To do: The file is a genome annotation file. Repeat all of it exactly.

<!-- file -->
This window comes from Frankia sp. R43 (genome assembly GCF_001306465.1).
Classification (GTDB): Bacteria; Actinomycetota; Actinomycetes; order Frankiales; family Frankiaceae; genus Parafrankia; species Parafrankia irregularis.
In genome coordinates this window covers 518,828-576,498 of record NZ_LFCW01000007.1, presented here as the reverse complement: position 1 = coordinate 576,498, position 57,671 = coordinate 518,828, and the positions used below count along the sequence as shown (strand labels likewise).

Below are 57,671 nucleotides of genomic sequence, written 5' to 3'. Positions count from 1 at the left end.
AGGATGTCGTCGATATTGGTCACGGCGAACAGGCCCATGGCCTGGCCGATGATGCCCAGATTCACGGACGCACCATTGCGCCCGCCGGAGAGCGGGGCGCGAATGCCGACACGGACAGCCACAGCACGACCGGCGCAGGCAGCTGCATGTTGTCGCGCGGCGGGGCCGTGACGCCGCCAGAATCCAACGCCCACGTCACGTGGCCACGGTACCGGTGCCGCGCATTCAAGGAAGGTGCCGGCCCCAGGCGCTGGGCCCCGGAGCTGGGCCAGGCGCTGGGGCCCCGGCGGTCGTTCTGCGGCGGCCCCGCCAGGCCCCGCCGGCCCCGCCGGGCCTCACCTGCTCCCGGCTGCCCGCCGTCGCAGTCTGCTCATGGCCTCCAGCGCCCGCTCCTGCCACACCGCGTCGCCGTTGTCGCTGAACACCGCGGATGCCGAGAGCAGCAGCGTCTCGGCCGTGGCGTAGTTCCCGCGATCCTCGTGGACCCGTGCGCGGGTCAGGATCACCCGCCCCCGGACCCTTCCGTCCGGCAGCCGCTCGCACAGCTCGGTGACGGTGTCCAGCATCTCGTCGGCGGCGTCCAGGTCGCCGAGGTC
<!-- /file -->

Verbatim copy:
This window comes from Frankia sp. R43 (genome assembly GCF_001306465.1).
Classification (GTDB): Bacteria; Actinomycetota; Actinomycetes; order Frankiales; family Frankiaceae; genus Parafrankia; species Parafrankia irregularis.
In genome coordinates this window covers 518,828-576,498 of record NZ_LFCW01000007.1, presented here as the reverse complement: position 1 = coordinate 576,498, position 57,671 = coordinate 518,828, and the positions used below count along the sequence as shown (strand labels likewise).

Below are 57,671 nucleotides of genomic sequence, written 5' to 3'. Positions count from 1 at the left end.
AGGATGTCGTCGATATTGGTCACGGCGAACAGGCCCATGGCCTGGCCGATGATGCCCAGATTCACGGACGCACCATTGCGCCCGCCGGAGAGCGGGGCGCGAATGCCGACACGGACAGCCACAGCACGACCGGCGCAGGCAGCTGCATGTTGTCGCGCGGCGGGGCCGTGACGCCGCCAGAATCCAACGCCCACGTCACGTGGCCACGGTACCGGTGCCGCGCATTCAAGGAAGGTGCCGGCCCCAGGCGCTGGGCCCCGGAGCTGGGCCAGGCGCTGGGGCCCCGGCGGTCGTTCTGCGGCGGCCCCGCCAGGCCCCGCCGGCCCCGCCGGGCCTCACCTGCTCCCGGCTGCCCGCCGTCGCAGTCTGCTCATGGCCTCCAGCGCCCGCTCCTGCCACACCGCGTCGCCGTTGTCGCTGAACACCGCGGATGCCGAGAGCAGCAGCGTCTCGGCCGTGGCGTAGTTCCCGCGATCCTCGTGGACCCGTGCGCGGGTCAGGATCACCCGCCCCCGGACCCTTCCGTCCGGCAGCCGCTCGCACAGCTCGGTGACGGTGTCCAGCATCTCGTCGGCGGCGTCCAGGTCGCCGAGGTC